Term papers writing service


The history and evolution of coffee in the coffee book

An Ethiopian Legend Coffee grown worldwide can trace its heritage back centuries to the ancient coffee forests on the Ethiopian plateau. There, legend says the goat herder Kaldi first discovered the potential of these beloved beans. The story goes that that Kaldi discovered coffee after he noticed that after eating the berries from a certain tree, his goats became so energetic that they did not want to sleep at night.

Kaldi reported his findings to the abbot of the local monastery, who made a drink with the berries and found that it kept him alert through the long hours of evening prayer. The abbot shared his discovery with the other monks at the monastery, and knowledge of the energizing berries began to spread.

As word moved east and coffee reached the Arabian peninsula, it began a journey which would bring these beans across the globe. By the 15th century, coffee was being grown in the Yemeni district of Arabia and by the 16th century it was known in Persia, Egypt, Syria, and Turkey. Coffee was not only enjoyed in homes, but also in the many public coffee houses — called qahveh khaneh — which began to appear in cities across the Near East.

The Arabian Peninsula

The popularity of the coffee houses was unequaled and people frequented them for all kinds of social activity. Not only did the patrons drink coffee and engage in conversation, but they also listened to music, watched performers, played chess and kept current on the news. Coffee Comes to Europe European travelers to the Near East brought back stories of an unusual dark black beverage. By the 17th century, coffee had made its way to Europe and was becoming popular across the continent.

He decided to taste the beverage for himself before making a decision, and found the drink so satisfying that he gave it papal approval.

Those who drank coffee instead of alcohol began the day alert and energized, and not surprisingly, the quality of their work was greatly improved. We like to think of this a precursor to the modern office coffee service. By the mid-17th century, there were over 300 coffee houses in London, many of which attracted like-minded patrons, including merchants, shippers, brokers and artists.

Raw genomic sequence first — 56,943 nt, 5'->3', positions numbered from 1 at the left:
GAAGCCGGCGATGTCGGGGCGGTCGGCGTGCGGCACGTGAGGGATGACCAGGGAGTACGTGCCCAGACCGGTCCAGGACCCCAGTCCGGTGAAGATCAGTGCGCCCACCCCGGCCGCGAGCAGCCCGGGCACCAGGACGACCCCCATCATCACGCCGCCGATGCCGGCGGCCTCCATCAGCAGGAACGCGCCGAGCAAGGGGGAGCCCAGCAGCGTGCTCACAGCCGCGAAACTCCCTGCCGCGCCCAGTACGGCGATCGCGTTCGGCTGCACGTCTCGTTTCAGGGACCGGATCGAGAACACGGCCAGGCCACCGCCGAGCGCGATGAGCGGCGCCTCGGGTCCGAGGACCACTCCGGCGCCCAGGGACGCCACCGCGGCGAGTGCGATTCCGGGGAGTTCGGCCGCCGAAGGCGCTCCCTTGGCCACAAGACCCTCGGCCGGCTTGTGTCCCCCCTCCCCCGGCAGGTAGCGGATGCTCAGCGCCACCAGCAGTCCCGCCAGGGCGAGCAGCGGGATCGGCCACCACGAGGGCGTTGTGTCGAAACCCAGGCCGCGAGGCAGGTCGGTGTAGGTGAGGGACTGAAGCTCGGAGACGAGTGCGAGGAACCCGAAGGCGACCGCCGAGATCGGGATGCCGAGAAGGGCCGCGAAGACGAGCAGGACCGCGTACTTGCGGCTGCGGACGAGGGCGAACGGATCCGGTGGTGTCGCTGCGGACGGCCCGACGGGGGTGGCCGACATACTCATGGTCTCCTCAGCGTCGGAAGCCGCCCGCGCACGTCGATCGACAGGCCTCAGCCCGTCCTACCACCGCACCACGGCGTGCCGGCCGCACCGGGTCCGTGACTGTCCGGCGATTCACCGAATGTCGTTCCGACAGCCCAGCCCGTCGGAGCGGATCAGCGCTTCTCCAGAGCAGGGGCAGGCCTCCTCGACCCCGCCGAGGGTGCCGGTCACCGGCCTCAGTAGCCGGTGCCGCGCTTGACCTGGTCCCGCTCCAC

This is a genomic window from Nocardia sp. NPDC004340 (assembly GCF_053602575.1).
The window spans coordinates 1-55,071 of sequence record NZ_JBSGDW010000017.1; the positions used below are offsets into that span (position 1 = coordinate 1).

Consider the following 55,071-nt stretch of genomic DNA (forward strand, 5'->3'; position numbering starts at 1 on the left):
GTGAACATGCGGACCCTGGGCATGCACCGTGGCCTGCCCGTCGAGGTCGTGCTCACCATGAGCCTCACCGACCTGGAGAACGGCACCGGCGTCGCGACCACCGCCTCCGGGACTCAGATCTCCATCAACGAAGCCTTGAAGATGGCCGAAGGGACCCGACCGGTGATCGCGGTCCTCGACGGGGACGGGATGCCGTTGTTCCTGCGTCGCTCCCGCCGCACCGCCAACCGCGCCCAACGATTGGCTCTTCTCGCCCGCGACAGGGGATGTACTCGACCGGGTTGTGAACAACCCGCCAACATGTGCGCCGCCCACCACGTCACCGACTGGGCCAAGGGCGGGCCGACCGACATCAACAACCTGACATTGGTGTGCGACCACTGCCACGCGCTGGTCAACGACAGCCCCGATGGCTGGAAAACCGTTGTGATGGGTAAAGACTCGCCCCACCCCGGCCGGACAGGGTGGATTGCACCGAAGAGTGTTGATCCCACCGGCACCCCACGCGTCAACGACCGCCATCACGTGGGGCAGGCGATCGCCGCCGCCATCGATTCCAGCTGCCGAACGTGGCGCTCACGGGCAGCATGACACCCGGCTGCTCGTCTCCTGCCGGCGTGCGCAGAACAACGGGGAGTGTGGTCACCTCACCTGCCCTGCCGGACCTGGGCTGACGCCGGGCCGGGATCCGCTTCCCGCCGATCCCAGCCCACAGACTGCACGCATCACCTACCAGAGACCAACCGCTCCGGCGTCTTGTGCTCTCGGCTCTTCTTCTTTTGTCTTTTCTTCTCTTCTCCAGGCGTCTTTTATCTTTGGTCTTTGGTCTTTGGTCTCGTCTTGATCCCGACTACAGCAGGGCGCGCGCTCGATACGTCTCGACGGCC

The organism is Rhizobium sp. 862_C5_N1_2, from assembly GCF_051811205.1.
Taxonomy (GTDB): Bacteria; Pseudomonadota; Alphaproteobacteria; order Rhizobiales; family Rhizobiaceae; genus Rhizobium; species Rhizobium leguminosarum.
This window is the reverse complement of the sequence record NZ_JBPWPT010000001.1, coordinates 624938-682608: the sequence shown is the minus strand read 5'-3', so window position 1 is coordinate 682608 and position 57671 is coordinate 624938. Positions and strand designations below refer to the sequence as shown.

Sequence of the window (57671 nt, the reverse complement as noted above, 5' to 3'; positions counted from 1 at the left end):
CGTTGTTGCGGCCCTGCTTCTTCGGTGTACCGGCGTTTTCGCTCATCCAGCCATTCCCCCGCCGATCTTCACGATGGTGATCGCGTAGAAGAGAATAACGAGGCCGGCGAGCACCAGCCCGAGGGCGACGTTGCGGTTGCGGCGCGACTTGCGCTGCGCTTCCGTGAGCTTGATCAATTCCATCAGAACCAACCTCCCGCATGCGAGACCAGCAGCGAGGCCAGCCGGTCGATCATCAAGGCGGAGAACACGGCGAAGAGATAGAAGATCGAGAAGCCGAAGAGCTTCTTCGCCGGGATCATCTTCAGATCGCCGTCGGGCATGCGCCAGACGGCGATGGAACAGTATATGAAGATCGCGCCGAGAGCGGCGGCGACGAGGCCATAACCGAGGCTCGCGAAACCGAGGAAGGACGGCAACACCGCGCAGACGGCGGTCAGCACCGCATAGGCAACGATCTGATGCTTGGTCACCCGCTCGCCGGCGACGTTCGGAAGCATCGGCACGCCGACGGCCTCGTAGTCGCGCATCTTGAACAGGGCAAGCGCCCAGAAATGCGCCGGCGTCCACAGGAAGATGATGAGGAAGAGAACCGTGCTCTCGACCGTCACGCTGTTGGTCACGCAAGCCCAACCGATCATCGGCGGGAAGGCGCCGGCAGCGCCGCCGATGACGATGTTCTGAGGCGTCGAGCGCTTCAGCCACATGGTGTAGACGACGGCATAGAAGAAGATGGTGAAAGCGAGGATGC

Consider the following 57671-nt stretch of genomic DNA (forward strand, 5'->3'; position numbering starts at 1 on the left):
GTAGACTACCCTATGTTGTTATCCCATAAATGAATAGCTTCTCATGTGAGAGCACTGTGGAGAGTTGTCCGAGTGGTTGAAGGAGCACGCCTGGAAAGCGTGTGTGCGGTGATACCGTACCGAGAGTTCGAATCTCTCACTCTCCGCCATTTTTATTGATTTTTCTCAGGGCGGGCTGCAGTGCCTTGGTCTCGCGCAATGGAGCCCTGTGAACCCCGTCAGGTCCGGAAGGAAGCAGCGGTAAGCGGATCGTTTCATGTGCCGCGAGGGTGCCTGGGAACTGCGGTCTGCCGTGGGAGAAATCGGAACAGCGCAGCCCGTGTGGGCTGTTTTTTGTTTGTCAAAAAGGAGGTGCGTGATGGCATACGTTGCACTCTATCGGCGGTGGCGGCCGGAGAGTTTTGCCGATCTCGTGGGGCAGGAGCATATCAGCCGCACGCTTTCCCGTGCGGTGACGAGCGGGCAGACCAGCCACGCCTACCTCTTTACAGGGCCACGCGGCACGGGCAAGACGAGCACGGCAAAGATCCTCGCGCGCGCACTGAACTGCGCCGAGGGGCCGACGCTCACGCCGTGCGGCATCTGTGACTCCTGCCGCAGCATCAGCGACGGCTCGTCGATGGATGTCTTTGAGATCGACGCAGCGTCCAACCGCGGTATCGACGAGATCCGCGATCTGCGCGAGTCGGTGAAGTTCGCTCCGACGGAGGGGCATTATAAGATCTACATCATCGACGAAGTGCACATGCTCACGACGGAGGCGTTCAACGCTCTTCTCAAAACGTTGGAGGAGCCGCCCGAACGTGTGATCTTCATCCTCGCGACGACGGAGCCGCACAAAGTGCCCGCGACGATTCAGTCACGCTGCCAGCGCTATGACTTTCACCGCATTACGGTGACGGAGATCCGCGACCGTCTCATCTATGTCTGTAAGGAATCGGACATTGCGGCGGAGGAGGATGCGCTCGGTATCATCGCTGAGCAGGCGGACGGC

Many businesses grew out of these specialized coffee houses. Though coffee houses rapidly began to appear, tea continued to be the favored drink in the New World until 1773, when the colonists revolted against a heavy tax on tea imposed by King George III.

The History of Coffee

The revolt, known as the Boston Tea Party, would forever change the American drinking preference to coffee. The Dutch finally got seedlings in the latter half of the 17th century.

Their first attempts to plant them in India failed, but they were successful with their efforts in Batavia, on the island of Java in what is now Indonesia. The plants thrived and soon the Dutch had a productive and growing trade in coffee.

They then expanded the cultivation of coffee trees to the islands of Sumatra and Celebes. In 1723, a young naval officer, Gabriel de Clieu obtained a seedling from the King's plant. Despite a challenging voyage — complete with horrendous weather, a saboteur who tried to destroy the seedling, and a pirate attack — he managed to transport it safely to Martinique. Even more incredible is that this seedling was the parent of all coffee trees throughout the Caribbean, South and Central America.

  • Coffee was not only enjoyed in homes, but also in the many public coffee houses — called qahveh khaneh — which began to appear in cities across the Near East;
  • He decided to taste the beverage for himself before making a decision, and found the drink so satisfying that he gave it papal approval;
  • The abbot shared his discovery with the other monks at the monastery, and knowledge of the energizing berries began to spread;
  • Plantations were established in magnificent tropical forests and on rugged mountain highlands;
  • In 1723, a young naval officer, Gabriel de Clieu obtained a seedling from the King's plant.

The famed Brazilian coffee owes its existence to Francisco de Mello Palheta, who was sent by the emperor to French Guiana to get coffee seedlings. The French were not willing to share, but the French Governor's wife, captivated by his good looks, gave him a large bouquet of flowers before he left— buried inside were enough coffee seeds to begin what is today a billion-dollar industry.

Missionaries and travelers, traders and colonists continued to carry coffee seeds to new lands, and coffee trees were planted worldwide. Plantations were established in magnificent tropical forests and on rugged mountain highlands.

Some crops flourished, while others were short-lived. New nations were established on coffee economies. Fortunes were made and lost.

By the end of the 18th century, coffee had become one of the world's most profitable export crops. After crude oil, coffee is the most sought commodity in the world.